Join us on a motorhome tour around the north of Portugal: we get to travel through the fertile wine-growing region "Vale do Douro" to Porto, the pulsating capital of port wine, in a campervan. We then continue south and discover the lovely harbour town of Aveiro and one of the oldest university cities in Europe: Coimbra. We will also follow in the footsteps of J.K. Rowling and try unusual specialities such as “Francesinha” and “Bacalao”.
Best time to travel and infrastructure for campers in Portugal
Portugal is one of the most popular destinations for motorhome enthusiasts and there's a reason why: while it is often cloudy and cool in the northern regions of Europe in spring and autumn, the fertile land of seafarers and explorers is bursting with sun, blooming landscapes and southern flair. So we would always recommend September to November and March to June as the best time to travel to this beautiful spot. In winter you will have to expect frequent rainfall and rough Atlantic winds, whereas many places attract a large number of tourists during the hot summer months. In addition to the pleasant climate, campers will also appreciate the good infrastructure. The country has a well-developed road network and many campsites where you can spend the night comparatively cheaply. Wild camping is not allowed in Portugal.
Stopover #1: Vale do Douro – green vineyards, traditional quintas and fairytale castles
Once in Portugal, we follow the course of the Rio Douro. The almost 900 km long river has its source in the Spanish province of Soria, flows across the north of Portugal and finally opens into the Atlantic at Porto. The picturesque landscape has been shaped by viticulture for thousands of years. Nestled among rolling hills, traditional quintas (wineries) hold guided tours and tastings. Historical castles are scattered throughout the area and no one would be surprised if Sleeping Beauty were to suddenly let her hair down from one of the belfry windows with this fairytale backdrop. Incidentally, the Vale do Douro is also home to the oldest wine region in the world, "Alto Douro", which is known for its excellent port wine. The sweet grapes have been cultivated here for more than 2,000 years.
Tip: one of the most popular routes for the Douro Valley is the N222. This country road (speed limit 90 km/h) runs parallel to the river and promises breathtaking views. The route from Pinhão to Peso da Régua was even named the best road in the world by the rental company Avis in 2015 thanks to the unique combination of scenic highlights and good road conditions. Some places worth visiting are Pinhão with its numerous wine terraces and wineries, Peso de Régua with its exciting Douro Museum, the episcopal city of Lamego with its pilgrimage church, and the numerous traditional small wine villages that are lined up like pearls on a chain along the river bank such as Barcos, Favaios, Ucanha, Salzedas, Provesende and Trevões. There are several campsites in the Douro Valley, a selection can be found at the end of this post.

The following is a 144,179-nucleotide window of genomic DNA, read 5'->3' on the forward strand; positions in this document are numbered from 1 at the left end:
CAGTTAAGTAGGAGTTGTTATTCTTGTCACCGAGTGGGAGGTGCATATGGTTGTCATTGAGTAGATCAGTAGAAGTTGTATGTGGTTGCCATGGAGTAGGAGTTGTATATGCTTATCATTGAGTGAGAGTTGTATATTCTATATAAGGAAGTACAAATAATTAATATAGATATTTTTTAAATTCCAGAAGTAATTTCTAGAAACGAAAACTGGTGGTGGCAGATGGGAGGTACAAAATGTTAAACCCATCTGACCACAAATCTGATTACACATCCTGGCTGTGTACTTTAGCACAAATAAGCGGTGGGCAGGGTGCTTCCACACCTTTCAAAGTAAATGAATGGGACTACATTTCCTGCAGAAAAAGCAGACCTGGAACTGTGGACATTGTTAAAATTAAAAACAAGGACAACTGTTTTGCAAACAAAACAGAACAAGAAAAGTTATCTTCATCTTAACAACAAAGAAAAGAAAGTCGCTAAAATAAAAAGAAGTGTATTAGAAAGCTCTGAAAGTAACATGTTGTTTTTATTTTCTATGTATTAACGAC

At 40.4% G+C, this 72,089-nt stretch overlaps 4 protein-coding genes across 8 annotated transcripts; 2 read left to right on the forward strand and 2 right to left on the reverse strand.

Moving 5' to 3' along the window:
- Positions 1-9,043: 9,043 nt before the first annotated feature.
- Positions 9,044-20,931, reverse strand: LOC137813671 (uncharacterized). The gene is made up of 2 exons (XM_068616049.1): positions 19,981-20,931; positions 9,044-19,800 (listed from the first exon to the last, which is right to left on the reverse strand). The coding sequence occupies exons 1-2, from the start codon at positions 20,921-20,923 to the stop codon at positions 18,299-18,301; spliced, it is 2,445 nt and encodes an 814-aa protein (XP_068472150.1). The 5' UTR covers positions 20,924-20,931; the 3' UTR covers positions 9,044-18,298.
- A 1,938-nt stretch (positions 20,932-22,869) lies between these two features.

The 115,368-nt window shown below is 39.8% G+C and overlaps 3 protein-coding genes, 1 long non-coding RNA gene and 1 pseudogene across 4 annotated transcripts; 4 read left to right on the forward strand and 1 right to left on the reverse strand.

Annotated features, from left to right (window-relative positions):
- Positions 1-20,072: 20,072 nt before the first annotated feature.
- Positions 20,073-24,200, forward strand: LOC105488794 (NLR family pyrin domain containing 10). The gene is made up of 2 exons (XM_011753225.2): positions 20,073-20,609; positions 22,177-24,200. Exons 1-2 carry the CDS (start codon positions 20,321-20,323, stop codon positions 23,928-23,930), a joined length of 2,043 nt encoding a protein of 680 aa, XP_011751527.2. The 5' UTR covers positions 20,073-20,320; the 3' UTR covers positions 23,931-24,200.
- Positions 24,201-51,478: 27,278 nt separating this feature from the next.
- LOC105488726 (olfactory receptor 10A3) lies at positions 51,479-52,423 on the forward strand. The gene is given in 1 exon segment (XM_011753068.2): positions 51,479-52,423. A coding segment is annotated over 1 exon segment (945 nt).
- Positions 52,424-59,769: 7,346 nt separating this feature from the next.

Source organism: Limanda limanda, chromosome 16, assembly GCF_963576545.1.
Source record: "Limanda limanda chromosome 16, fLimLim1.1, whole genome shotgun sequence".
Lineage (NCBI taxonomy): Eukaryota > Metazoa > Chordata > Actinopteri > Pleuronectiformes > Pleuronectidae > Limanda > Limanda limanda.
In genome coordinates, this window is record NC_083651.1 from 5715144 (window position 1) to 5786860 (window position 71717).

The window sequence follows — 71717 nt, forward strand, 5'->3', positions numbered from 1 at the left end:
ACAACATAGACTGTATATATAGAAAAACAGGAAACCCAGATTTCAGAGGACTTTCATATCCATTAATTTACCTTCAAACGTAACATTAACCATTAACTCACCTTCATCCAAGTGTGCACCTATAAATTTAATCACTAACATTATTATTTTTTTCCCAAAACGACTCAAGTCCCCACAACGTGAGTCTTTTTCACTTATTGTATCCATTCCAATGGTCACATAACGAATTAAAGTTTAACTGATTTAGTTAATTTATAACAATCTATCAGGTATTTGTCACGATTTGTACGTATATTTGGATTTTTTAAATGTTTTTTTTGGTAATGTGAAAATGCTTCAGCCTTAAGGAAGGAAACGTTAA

Stopover #2: Porto – the home of port wine, vibrant bars and exceptional cuisine
Following the Rio Douro, the road takes us straight to Porto. Welcome to the beautiful city of port wine! The city that inspired J.K. Rowling to create many of the scenes in her Harry Potter novels. The best way to discover Porto is on foot as many of the alleys are so narrow and winding that not even a car, let alone a motorhome, would be able to fit through them. Bars and restaurants in the small colourful houses adorned with "azulejos" (typical Portuguese tiles) are perfect for soaking up the atmosphere. And as soon as you think you've discovered the most beautiful square in the city, you'll be forced to change your mind when you turn into another street.
Be sure to visit one of the wineries – most of them are located around the estuary. You will not only learn more about the history of port wine, but also get to taste a variety of good wines. Take advantage of the comparatively low prices in the restaurants and pubs and try some local dishes such as Francesinha or the Portuguese Super Bock beer. In this case, it is best to simply park your motorhome at the car park in Porto.
Food you have to try: culinary highlights in Porto
Francesinha is an experience in itself: this mighty sandwich is filled with various meat and sausage specialities, swims in a hearty sauce, is covered with melted cheese and served with a fried egg on top and French fries on the side. Some people can't get enough of this nutritious sandwich, while others feel full just by looking at it. The same goes for bacalao – dried and salted cod – which is the Portuguese national dish. When you enter a supermarket, the smell of this dried fish, which admittedly takes some getting used to, will hit you immediately. But why does a nation on the Atlantic coast that has a large selection of freshly caught fish on their doorstep all year round eat dried fish at all? This goes back to Portugal's history: along with sauerkraut, bacalao was once essential for seafarers to prevent scurvy. This is because the fish loses hardly any of its nutrients when it is dried and over the centuries it has fed dozens of crews on their sea voyages, which were full of deprivation. Today, countless Portuguese recipes contain stockfish, which now mainly comes from Nordic waters, as the main ingredient.
Porto on the trail of Harry Potter